They don’t, however, get any discounts on regular-priced Rapha products ranging from professional cycling apparel to lifestyle wear and adventure clothing, which can cost a pretty penny.

(Photo: Rapha Cycling Club)

A Pro Team Insulated Gore-Tex Jacket fabricated using advanced technologies and waterproof materials, for example, retails on Rapha’s website for US$430. The manufacturer of the “world’s best cycling apparel” does, after all, clothe athletes and WorldTour professionals with its sponsorship of the women’s CANYON//SRAM and men’s EF Education First Pro Cycling teams.

Members also enjoy access to an app that connects them with a global network of the RCC group rides organised around the world, providing information on the terrain and therefore the level of difficulty of each ride. Membership also includes basic personal injury insurance for when they participate in those rides.

“[The RCC membership programme is] really for the people who are most passionate rather than those who are the richest.” – Simon Mottram

Mottram fishes out his phone to provide a demonstration of the app and shares how he – the CEO of this global brand – technically can’t register for the next day’s ride as all the spots have been filled. Surely the Singapore chapter can make an exception for their very own OG?

It will be Mottram’s second RCC ride in Singapore, and he’s packed in his own grey-and-pink bike in his Rapha luggage for this trip.

The group of more than 50 cyclists will be split into two, each led by a Rapha-trained ride leader who will guide them from the start at MacRitchie Reservoir through to Lornie Road en route to Marina Bay Sands, the National Gallery and the Supreme Court where they will take a big group photo before adjourning to partner cafe Chye Seng Huat in Lavender – covering some 40km over two hours or so.

Fifty members took part in a 40km ride with founder Simon Mottram in January. (Photo: Rapha Cycling Club)

“There’s something that happens on a bike where you’re generally riding two-by-two; you get the best conversations because you’re facing forward and you’re not looking at each other… There’s something about the rhythm of just doing something together and you have very honest conversations in a way that if you’re in a pub or a bar, it’d be weird,” Mottram said, explaining the allure for a non-cyclist such as myself.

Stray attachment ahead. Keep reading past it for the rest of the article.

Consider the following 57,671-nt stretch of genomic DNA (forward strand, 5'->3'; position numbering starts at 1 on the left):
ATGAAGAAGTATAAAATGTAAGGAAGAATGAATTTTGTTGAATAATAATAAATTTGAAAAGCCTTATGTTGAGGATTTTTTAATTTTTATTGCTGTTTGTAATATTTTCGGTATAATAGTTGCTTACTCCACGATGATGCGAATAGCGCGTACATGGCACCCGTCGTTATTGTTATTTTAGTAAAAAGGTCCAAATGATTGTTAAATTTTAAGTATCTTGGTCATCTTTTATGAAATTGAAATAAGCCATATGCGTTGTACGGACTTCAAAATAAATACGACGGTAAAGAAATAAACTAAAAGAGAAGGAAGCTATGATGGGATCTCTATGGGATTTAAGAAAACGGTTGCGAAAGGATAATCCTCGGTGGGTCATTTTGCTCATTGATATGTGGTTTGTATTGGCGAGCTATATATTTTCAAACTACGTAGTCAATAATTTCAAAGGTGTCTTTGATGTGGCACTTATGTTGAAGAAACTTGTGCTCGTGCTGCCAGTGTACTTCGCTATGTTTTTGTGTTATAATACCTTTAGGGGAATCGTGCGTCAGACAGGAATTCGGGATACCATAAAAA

The Singapore RCC chapter organises up to five such rides a week, likewise led by a ride leader to ensure riders’ safety.

“It’s a proper active community. It’s not like a buyer’s club where people sign up and you just get emails. When you ride with us, you get looked after; we train our ride leaders with first aid and on how to lead rides because they need to know how to signal or know what to do if there’s an accident,” he said.

After the ride, members gathered at Chye Seng Huat cafe, one of the RCC's partner F&B outlets. (Photo: Rapha Cycling Club)

The RCC also organises two global summits each year, touted as “the most aspirational event” on cyclists’ calendar. The last one was held in Mallorca, Spain last October, and the next will be hosted in the small town of Hokuto at the foot of the Yatsugatake mountains west of Tokyo, a stone’s throw from the site of the famous Nobeyama cyclocross race come June.

Members can look forward to a long weekend of riding and relaxing activities varying from alpine climbs to onsen visits and tastings at local sake and whiskey distilleries. According to Mottram, all 120 spots sold out within eight hours of the global launch.

“Cycling is a very social thing; we like to ride together and do stuff together so it seemed to make sense to develop a club around the brand,” said Mottram.

Shared RCC member and banking executive Greg Yeap, who has participated in overseas rides such as in Khao Yai, Thailand: “My primary reason for joining RCC was to improve my fitness but now I’ve forged friendships that I hope will last forever.”

“There’s something that happens on a bike where you’re generally riding two-by-two; you get the best conversations because you’re facing forward and you’re not looking at each other.” – Simon Mottram

READ> The 8 habits of highly intelligent people, and what you can learn from them

Source: CNA/ds